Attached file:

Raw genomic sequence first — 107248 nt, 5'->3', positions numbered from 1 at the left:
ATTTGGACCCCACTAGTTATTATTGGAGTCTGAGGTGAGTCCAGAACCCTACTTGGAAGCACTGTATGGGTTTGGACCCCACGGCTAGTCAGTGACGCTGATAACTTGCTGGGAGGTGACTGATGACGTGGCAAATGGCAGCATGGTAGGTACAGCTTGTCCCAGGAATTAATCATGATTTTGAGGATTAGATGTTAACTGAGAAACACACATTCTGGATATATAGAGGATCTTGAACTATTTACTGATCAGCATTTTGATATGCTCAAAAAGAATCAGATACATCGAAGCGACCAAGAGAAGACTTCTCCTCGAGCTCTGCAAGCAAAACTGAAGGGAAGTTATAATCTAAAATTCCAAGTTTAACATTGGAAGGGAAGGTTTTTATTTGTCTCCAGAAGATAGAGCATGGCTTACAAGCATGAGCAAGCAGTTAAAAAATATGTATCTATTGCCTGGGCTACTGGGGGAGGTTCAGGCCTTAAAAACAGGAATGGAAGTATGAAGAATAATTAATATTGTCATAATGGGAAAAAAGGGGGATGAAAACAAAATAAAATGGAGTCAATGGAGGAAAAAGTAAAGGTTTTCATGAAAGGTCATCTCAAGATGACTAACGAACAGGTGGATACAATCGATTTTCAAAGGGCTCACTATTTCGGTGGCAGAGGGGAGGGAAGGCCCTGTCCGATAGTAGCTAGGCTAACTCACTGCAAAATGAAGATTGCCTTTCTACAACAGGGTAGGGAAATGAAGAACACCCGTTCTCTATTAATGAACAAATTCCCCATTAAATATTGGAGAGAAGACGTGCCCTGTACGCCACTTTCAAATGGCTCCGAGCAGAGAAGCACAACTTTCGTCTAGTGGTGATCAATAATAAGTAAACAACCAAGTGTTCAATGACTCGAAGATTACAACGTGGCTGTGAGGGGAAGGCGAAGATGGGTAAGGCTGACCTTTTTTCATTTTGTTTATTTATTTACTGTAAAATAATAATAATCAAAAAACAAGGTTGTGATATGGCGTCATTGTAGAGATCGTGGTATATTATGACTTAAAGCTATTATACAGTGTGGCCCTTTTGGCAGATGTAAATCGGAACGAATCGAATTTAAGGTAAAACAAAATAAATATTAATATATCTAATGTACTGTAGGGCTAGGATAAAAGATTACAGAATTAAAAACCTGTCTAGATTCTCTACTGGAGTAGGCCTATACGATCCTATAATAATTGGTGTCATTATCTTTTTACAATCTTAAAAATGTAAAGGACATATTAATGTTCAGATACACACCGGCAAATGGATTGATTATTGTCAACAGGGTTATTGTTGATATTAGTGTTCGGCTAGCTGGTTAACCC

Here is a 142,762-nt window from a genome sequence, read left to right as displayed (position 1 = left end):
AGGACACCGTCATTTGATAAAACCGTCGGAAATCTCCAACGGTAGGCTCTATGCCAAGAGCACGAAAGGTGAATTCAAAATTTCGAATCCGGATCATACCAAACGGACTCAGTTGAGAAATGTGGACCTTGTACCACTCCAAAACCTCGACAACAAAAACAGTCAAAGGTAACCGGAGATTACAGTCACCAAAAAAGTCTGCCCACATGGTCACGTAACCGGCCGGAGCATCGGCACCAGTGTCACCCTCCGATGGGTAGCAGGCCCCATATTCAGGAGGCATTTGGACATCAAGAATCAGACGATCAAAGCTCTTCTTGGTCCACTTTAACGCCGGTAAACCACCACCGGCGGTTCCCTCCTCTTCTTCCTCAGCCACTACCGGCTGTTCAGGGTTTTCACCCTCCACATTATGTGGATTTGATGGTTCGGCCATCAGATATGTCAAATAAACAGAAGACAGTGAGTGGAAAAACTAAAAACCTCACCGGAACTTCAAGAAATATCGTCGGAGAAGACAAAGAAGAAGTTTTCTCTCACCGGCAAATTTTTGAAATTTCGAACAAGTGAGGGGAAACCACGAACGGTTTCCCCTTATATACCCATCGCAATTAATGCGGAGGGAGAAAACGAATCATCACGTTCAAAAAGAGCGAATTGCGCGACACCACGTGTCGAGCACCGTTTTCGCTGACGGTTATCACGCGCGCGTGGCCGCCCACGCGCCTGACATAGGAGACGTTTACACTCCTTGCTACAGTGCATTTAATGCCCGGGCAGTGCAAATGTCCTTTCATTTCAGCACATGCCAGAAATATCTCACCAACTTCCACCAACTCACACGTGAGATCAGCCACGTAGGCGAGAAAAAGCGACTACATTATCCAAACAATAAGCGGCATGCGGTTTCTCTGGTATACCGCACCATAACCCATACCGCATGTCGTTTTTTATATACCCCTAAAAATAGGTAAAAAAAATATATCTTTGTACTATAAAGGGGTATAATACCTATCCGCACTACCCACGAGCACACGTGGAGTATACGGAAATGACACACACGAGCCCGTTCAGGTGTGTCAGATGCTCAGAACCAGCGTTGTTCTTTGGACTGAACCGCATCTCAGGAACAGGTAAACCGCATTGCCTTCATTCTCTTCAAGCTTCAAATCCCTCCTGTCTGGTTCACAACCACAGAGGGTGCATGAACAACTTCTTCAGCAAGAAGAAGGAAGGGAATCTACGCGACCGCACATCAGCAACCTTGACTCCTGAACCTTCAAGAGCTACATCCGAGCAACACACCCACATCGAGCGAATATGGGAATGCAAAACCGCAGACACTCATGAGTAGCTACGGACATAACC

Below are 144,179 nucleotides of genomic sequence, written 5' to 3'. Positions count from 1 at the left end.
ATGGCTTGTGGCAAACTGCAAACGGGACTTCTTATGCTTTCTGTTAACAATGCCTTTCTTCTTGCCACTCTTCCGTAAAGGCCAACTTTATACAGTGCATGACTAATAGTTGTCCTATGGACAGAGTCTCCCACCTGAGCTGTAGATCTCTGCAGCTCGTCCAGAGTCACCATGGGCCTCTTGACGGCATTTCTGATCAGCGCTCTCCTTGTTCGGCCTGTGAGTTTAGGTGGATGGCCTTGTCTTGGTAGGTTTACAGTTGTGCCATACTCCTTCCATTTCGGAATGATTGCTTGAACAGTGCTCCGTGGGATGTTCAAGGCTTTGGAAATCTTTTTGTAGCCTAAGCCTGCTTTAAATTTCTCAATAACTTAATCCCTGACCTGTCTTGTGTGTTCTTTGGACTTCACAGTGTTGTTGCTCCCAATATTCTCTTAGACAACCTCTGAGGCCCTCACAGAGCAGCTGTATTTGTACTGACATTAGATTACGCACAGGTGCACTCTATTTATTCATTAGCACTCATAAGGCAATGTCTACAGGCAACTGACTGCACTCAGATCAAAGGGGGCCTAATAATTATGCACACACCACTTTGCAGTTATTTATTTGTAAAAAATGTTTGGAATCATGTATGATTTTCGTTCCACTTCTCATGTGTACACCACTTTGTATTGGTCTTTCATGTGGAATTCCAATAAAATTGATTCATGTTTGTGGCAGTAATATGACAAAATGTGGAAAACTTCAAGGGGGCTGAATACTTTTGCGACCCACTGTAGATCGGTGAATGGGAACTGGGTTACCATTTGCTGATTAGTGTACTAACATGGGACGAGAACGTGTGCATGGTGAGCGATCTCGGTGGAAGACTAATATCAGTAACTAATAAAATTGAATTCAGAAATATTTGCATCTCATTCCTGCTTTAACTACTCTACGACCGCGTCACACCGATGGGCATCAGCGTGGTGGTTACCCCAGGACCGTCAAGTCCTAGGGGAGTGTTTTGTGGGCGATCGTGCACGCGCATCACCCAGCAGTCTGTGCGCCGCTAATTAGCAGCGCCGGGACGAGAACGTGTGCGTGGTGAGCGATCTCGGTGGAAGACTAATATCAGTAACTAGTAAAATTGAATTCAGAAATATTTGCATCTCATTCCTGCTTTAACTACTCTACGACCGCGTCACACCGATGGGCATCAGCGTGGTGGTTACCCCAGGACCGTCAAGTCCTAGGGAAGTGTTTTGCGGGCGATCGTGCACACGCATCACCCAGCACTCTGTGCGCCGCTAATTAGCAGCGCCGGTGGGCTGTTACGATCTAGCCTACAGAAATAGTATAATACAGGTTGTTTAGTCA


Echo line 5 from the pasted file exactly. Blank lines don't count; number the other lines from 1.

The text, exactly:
Below are 144,179 nucleotides of genomic sequence, written 5' to 3'. Positions count from 1 at the left end.